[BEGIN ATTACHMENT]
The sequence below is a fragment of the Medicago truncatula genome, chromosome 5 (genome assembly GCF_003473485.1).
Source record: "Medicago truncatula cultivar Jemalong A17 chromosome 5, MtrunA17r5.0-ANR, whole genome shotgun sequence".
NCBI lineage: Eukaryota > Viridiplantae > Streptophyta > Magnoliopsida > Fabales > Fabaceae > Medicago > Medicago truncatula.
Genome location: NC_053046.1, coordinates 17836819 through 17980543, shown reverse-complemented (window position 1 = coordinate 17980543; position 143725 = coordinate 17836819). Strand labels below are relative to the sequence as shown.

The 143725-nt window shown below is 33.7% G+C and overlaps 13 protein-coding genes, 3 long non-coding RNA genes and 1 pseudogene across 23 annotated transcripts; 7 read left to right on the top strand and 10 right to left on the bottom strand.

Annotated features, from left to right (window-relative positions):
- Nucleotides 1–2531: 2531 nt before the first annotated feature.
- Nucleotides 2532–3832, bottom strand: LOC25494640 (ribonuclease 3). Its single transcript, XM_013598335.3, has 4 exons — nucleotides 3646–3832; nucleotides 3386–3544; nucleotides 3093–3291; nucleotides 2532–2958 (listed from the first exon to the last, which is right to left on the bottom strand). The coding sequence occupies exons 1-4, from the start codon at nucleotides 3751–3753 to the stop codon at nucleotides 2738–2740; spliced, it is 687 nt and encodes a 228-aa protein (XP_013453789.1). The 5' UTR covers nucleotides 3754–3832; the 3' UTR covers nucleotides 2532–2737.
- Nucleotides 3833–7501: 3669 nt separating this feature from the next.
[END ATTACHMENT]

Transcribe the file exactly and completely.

The sequence below is a fragment of the Medicago truncatula genome, chromosome 5 (genome assembly GCF_003473485.1).
Source record: "Medicago truncatula cultivar Jemalong A17 chromosome 5, MtrunA17r5.0-ANR, whole genome shotgun sequence".
NCBI lineage: Eukaryota > Viridiplantae > Streptophyta > Magnoliopsida > Fabales > Fabaceae > Medicago > Medicago truncatula.
Genome location: NC_053046.1, coordinates 17836819 through 17980543, shown reverse-complemented (window position 1 = coordinate 17980543; position 143725 = coordinate 17836819). Strand labels below are relative to the sequence as shown.

The 143725-nt window shown below is 33.7% G+C and overlaps 13 protein-coding genes, 3 long non-coding RNA genes and 1 pseudogene across 23 annotated transcripts; 7 read left to right on the top strand and 10 right to left on the bottom strand.

Annotated features, from left to right (window-relative positions):
- Nucleotides 1–2531: 2531 nt before the first annotated feature.
- Nucleotides 2532–3832, bottom strand: LOC25494640 (ribonuclease 3). Its single transcript, XM_013598335.3, has 4 exons — nucleotides 3646–3832; nucleotides 3386–3544; nucleotides 3093–3291; nucleotides 2532–2958 (listed from the first exon to the last, which is right to left on the bottom strand). The coding sequence occupies exons 1-4, from the start codon at nucleotides 3751–3753 to the stop codon at nucleotides 2738–2740; spliced, it is 687 nt and encodes a 228-aa protein (XP_013453789.1). The 5' UTR covers nucleotides 3754–3832; the 3' UTR covers nucleotides 2532–2737.
- Nucleotides 3833–7501: 3669 nt separating this feature from the next.